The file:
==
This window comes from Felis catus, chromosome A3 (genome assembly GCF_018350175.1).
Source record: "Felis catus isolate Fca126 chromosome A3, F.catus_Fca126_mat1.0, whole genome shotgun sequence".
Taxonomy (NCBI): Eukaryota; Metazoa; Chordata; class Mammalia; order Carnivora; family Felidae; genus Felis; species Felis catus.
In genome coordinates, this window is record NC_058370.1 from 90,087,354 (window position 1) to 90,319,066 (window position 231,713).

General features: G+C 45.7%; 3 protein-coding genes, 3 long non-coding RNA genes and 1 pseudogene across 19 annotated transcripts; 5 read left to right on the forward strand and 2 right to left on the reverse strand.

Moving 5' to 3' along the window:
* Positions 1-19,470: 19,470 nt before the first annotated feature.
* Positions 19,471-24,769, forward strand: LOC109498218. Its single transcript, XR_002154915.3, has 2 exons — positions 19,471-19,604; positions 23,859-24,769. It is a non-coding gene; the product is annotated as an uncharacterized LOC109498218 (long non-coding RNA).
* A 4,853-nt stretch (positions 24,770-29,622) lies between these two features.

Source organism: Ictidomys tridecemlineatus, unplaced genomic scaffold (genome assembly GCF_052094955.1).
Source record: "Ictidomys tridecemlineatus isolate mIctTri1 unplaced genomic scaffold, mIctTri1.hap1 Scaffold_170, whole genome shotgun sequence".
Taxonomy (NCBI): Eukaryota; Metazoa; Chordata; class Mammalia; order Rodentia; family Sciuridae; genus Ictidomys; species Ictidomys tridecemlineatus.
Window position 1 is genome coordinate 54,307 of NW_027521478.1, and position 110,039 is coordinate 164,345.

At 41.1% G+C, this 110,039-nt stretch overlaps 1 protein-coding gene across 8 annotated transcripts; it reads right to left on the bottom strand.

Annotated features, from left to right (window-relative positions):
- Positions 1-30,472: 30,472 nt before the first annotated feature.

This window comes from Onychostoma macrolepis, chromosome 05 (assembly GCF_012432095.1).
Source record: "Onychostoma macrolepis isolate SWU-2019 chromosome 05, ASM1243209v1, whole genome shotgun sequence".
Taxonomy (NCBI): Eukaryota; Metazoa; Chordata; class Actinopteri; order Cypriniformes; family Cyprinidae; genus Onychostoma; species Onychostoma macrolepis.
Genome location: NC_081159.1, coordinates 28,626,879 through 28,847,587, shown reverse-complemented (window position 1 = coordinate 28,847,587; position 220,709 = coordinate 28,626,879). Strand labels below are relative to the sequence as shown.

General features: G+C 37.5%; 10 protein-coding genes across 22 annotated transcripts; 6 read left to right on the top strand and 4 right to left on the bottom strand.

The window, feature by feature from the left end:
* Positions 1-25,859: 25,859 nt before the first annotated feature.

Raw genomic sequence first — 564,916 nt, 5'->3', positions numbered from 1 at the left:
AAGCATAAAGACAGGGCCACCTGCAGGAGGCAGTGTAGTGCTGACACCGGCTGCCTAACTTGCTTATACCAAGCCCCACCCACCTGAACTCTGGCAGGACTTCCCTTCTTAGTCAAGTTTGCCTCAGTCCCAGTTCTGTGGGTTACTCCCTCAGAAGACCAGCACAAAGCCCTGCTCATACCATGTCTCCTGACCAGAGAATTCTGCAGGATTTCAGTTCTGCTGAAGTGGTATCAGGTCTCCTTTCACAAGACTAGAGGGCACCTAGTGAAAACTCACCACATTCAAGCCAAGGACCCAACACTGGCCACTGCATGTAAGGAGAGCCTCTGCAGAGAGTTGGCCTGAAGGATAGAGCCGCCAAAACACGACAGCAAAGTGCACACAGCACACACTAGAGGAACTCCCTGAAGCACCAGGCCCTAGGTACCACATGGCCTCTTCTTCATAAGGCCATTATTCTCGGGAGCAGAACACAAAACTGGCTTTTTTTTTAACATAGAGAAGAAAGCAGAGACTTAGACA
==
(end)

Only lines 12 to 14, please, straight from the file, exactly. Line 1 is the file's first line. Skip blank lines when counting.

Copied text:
Taxonomy (NCBI): Eukaryota; Metazoa; Chordata; class Mammalia; order Rodentia; family Sciuridae; genus Ictidomys; species Ictidomys tridecemlineatus.
Window position 1 is genome coordinate 54,307 of NW_027521478.1, and position 110,039 is coordinate 164,345.

At 41.1% G+C, this 110,039-nt stretch overlaps 1 protein-coding gene across 8 annotated transcripts; it reads right to left on the bottom strand.